If you are one of the millions of people in the UK who suffer from sinusitis, it means that your sinuses the air-filled cavities within your cheek bones, forehead and nose are inflamed, causing thick mucus production, nasal stuffiness and pressure and pain in your head and face.
This condition is considered to be acute if it has been going on for less than three weeks. Chronic sinusitis, on the other hand, persists for weeks, months, or even longer in some cases, causing untold misery for sufferers.
In addition to the symptoms mentioned above, acute sinusitis can cause fatigue, fever, and dental pain in the upper teeth. Chronic sinusitis symptoms are often milder, such as post nasal drip, a diminished sense of smell, a dry cough and bad breath. These symptoms can vary depending on the severity of the inflammation and the sinuses involved.
Your sinuses produce mucous, which lubricates and cleanses your nose, and each sinus has an opening into the back of your nose for air and mucus to pass through. If this opening becomes blocked, the air and mucus get trapped, making the lining of your sinuses become inflamed and swollen.
While acute sinusitis is usually due to a bacterial or fungal infection following a cold, the chronic form can also involve an immune reaction to inhaled allergens, such as traffic fumes, cigarette smoke, chemicals at work (including those from photocopiers), pollen or specific foods. Chronic infections of the teeth or gums, or growths such as nasal polyps are other possible causes.
Dont get hooked on ineffective and potentially dangerous drug treatments
Because acute sinusitis following a cold can often be due to a secondary bacterial infection, the first line of treatment from your doctor may be antibiotics, despite the fact that around 40 per cent of sinusitis sufferers get no benefit from these drugs. Decongestants may also be prescribed, to ease breathing through your nose, but these can cause insomnia and nervousness, tend to become ineffective and can lead to dependency if used long-term.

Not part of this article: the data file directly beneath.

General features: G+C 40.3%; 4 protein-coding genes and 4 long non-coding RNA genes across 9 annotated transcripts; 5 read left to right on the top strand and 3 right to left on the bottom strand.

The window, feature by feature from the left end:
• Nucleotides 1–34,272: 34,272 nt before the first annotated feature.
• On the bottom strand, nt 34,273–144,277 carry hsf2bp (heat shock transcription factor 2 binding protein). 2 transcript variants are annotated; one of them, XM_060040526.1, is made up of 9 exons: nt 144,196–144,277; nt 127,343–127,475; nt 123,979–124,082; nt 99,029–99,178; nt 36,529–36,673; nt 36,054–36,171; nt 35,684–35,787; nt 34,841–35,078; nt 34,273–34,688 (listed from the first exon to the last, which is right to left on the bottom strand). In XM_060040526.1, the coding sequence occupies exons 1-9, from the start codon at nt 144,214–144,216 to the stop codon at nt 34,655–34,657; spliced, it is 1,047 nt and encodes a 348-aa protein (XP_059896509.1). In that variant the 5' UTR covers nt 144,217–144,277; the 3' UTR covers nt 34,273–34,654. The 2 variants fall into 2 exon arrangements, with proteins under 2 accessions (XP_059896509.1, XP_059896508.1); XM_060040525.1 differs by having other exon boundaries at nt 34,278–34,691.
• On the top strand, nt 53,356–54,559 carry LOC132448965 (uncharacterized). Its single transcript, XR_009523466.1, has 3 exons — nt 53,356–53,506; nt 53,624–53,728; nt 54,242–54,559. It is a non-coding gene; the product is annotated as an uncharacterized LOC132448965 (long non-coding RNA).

Corticosteroid nasal sprays, such as Beconase, are used to combat inflammation and swelling, but the side effects of steroid drugs can be severe, including high blood pressure, peptic ulcers, mood swings, acne, weight gain and glaucoma.
Both antibiotics and corticosteroids suppress the immune system and prevent natural healing. Surgery to unblock the sinuses and remove thickened mucus may be performed as a last resort. However, around 25 per cent of sinusitis patients who undergo surgery experience no improvement in their symptoms, and relief may only be partial or temporary for others. In addition, there is a small risk of post-operative problems such as infection or damage to the delicate nerves and blood vessels in the surrounding area.
Eucalyptus oil ingredient provides relief for 92 per cent of sufferers
One of the most effective natural treatments for sinusitis is found in eucalyptus oil. Eucalyptus has been shown to have anti-inflammatory, antiseptic and decongesting properties, and is used traditionally to treat asthma, nasal congestion, runny nose, cough, sore throat, and sinusitis. A recent study found that cineole, a major ingredient in eucalyptus (Eucalyptus globulus) oil can successfully relieve inflammation of the sinuses.